One of the questions I often get from supervisors and employers is “What control do I have over my employee’s conversations?” That is a great question and the best answer is, it depends! Many employees think they can say and talk about anything because we have the freedom of the First Amendment. However, the First Amendment, which does protect freedom of speech, only stops intrusion from the federal government. It does not provide that person the same level of protection when they are employed by a private sector employer.
However, there are other laws and protection that employers should be aware of before banning topics or certain conversation from your employees. One to be concerned about is the National Labor Relations Act (NLRA). While most people may associate this only to unions, this act can come into situations with private sector employers as well. The NLRB, the board of the NLRA, is always looking to protect employees’ rights to improve the terms and conditions of their employment. I have audited many handbooks over the years and have seen language regarding disciplinary actions when employee discuss wages or other protected employment topics. It’s good practice to check and make sure you are not prohibiting employees from using your phone or email system for “Non-work” reasons. Why you ask? If you read the NLRA lawsuit against Purple Communications that happened a few years ago, you will see that very sentence in their handbook was perceived as preventing employees from discussing working conditions, unionization, and so forth by prohibiting non-work reasons by phone or email. While we would like to encourage employees not to discuss pay or use the phone for personal reasons, we are not allowed to prevent, harasses, or discipline an employee who engages in protected activities.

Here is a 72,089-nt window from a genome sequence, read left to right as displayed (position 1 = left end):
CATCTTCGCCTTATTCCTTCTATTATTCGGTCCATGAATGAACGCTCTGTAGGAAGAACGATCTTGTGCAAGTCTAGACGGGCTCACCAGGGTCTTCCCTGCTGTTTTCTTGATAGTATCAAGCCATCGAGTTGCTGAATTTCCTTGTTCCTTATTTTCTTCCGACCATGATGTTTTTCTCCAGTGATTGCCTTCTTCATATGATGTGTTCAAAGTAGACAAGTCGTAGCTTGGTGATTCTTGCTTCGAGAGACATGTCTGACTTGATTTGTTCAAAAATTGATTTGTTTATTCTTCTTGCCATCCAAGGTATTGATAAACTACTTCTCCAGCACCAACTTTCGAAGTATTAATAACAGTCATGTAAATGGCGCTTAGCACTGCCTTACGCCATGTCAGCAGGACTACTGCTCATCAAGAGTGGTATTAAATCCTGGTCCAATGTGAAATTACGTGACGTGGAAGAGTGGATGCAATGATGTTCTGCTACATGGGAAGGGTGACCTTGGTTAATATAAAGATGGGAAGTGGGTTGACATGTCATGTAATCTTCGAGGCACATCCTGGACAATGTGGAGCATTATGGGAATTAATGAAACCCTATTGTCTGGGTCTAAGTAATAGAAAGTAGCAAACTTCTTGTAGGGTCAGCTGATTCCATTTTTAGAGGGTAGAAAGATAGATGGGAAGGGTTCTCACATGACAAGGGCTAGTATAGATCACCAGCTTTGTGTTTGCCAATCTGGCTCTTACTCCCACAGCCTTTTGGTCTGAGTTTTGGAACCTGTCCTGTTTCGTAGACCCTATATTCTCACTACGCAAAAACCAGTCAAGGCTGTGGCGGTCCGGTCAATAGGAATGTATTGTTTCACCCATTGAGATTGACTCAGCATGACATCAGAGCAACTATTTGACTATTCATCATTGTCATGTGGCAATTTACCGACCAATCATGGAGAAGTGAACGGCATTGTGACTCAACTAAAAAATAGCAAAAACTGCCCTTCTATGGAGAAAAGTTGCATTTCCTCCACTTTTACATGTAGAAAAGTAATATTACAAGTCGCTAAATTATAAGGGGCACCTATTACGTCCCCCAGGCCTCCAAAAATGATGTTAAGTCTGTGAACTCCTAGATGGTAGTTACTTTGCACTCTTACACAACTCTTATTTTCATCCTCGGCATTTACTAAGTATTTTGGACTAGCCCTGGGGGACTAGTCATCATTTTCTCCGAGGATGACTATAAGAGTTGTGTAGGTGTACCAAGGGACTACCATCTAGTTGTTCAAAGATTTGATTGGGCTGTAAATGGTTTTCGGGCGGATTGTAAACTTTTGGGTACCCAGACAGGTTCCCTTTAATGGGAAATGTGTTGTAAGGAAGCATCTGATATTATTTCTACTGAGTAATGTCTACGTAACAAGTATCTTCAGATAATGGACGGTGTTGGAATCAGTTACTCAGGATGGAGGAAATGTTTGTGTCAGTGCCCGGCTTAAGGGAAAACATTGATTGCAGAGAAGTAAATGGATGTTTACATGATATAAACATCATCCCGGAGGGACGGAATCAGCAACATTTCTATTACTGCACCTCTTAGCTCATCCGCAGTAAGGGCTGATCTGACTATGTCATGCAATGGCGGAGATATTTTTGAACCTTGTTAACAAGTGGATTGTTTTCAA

Other protected concerted activity could also include two employees having a conversation about their working conditions, their boss, or other employment topics while on social media. Don’t be quick to judge a post, even if it sounds disloyal to the company or maybe has profane language in it. There have been many court cases over the years where employees have been disciplined for their social media posts, but courts ruled they were protected speech. It doesn’t mean employees can talk bad about your customers, share confidential trade secrets, or other protected company data on social media. And some industries have more laws protecting data, such as the medical field and the law known as Health Insurance Portability and Accountability Act (HIPAA). Knowing what is protected and not protected can help reduce the risk to your company. A recommendation would be to review your social media policy, make sure you understand and are clear on what is prohibited, and ensure that those policies can’t be perceived as restricting protected discussions or activities.
Also, don’t forget to check your state laws. Some states have laws protecting lawful off-duty conduct. So, not only knowing the NLRA is important, but knowing what your state allows and other laws for your industry is equally important when drafting your handbook and policies.
If you would like more information on drafting handbooks, creating social media policies, or have questions, reach out to OmniaHR today.